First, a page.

The Oh-No Market Moment - Oil Futures Crash -25%, Stock Futures Halted Overnight at -5%, Fed's Quest For 0% Rates

March 9, 2020 09:09 AM
Futures Magazine Weekly Newsletter

Futures Magazine Weekly Newsletter


The economic calendar:


3 and 6 Month Bill Auction

NFIB Business Optimism Index, Redbook Index (YoY), Redbook Index (MoM), USDA WASDE Report, 3-Year Note Auction, API Weekly Crude Oil Stock 

MBA Mortgage Applications, U.S. Consumer Price Index, Consumer Price Index ex Food & Energy, Consumer Price Index Core, Consumer Price Index (MoM), EIA Crude Oil Stocks Change, 10-Year Note Auction, Monthly Budget Statement 

ECB Interest Rate Decision, Producer Price Index, Producer Price Index ex Food & Energy, Initial Jobless Claims, Initial Jobless Claims 4-week average, Continuing Jobless Claims, EIA Natural Gas Storage Change, 4-Week Bill Auction, 30-Year Bond Auction, CFTC NC Net Positions

Import Price Index (MoM), Import Price Index (YoY), Export Price Index (MoM), Export Price Index (YoY), Michigan Consumer Sentiment Index, Baker Hughes US Oil Rig Count

Source: Johns Hopkins CSSE


  • S&P 500 futures touched price limit down at 2819 down -148 points (-5%) Sunday evening as of this writing. The markets are spooked by corporate earnings slowing from coronavirus and the new oil trade war clash between prominent OPEC members Russia and Saudi Arabia.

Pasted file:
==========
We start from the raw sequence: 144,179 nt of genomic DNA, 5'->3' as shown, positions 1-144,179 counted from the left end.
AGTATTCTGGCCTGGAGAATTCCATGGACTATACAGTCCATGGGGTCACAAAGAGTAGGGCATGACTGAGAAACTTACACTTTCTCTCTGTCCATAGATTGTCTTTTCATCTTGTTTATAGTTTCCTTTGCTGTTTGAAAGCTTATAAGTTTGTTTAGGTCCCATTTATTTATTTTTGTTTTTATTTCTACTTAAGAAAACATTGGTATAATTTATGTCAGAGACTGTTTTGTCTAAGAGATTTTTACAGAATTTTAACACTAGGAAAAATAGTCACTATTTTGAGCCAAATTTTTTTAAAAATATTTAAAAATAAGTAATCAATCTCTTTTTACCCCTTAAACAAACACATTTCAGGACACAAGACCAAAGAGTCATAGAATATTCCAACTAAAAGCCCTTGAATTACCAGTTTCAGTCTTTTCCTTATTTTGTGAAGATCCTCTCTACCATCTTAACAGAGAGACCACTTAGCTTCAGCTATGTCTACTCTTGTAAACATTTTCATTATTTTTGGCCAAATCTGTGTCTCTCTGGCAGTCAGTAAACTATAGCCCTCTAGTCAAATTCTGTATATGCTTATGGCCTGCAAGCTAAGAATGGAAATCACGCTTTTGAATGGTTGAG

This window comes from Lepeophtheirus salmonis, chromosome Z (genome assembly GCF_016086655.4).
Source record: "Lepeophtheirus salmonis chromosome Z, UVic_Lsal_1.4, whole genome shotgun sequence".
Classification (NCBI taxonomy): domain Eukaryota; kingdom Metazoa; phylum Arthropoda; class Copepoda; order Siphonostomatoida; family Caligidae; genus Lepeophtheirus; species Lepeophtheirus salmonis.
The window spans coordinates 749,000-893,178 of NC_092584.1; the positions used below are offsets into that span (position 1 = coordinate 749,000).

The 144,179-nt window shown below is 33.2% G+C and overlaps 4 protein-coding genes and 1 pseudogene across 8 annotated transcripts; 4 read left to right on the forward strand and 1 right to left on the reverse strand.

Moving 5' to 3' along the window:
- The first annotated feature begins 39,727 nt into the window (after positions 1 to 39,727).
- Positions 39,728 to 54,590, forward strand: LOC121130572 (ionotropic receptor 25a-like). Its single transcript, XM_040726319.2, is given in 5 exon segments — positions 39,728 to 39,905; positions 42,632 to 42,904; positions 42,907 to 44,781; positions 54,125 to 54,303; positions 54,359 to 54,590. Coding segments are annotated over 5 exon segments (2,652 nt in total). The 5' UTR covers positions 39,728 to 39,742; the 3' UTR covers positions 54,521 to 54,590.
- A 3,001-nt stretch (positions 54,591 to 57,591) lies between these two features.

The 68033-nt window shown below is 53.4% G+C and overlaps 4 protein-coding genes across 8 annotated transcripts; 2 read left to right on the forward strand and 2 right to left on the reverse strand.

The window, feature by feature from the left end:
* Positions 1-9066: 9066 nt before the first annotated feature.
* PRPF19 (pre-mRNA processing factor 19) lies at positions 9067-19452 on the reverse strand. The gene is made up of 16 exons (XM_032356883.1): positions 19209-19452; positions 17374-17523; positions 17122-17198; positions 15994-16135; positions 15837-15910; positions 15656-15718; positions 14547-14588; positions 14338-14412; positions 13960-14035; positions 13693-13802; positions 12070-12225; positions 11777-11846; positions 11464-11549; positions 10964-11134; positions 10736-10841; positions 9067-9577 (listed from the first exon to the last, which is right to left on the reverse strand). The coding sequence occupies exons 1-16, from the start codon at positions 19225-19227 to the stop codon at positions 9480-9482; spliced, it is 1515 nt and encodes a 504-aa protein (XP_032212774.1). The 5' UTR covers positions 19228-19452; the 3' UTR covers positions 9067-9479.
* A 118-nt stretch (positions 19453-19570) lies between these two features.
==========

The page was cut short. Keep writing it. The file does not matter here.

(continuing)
• Oil futures prices crashed over -25% to their lowest levels since 2016 after Saudi Arabi said it plans to cut oil prices. The price cut was in response to OPEC members from Russia and Saudi Arabia not agreeing on oil production cuts. The threat is more supply on an oil market that has abundant supply and slowing demand.
  • How do central banks respond? The market is pricing significant interest rate cuts to improve sentiment about the drag on the economy from coronavirus. The Fed Funds futures market is pricing a 45% chance of a 100 basis point rate cut by September. Zero rates here we come.
  • Updates and reports on the spreading coronavirus. Total confirmed cases rise above 109965 vs. 87470  last week, with 3824 vs. 2990 deaths, as reported last week. We continue to monitor the coronavirus situation closely. The number of reported virus cases outside mainland China spooked markets last week, and risk-off continues in Sunday evening trade. 

Equities - A crazy week of rollercoaster action last week continues in Sunday evening trading. The S&P 500 futures are halted at overnight price limit down 2819 (-5%).

The markets are in a state of extreme volatility, given the rapidly progressing coronavirus epidemic, and now the Saudi and Russian oil trade war. Because no one has an information edge, traders are mainly trading on the latest headlines—and taking a "sell now" and "access later" mentality.


Many of the defensive sectors have been the bright spot - Utilities, Consumer Staples, Healthcare. See the below table.

Why is the market falling? Well, the coronavirus disruption puts pressure on corporate earnings that were priced for perfection. Remember, stock returns were stellar in 2019, and traders were looking for earnings growth in 2020.  

And now, we can add the Oil Trade War to our list of negative market factors. Many U.S. based oil and gas companies will default on debt payments with oil prices this low. 


Source: TradingView

Energy -  We Now Have An Oil Trade War. WTI Oil fell sharply to lowest levels since 2016 when futures trading opened Sunday evening with U.S. crude futures sliding 24% to $31.10 a barrel. This is one of the most significant one-day swings ever in crude oil trading.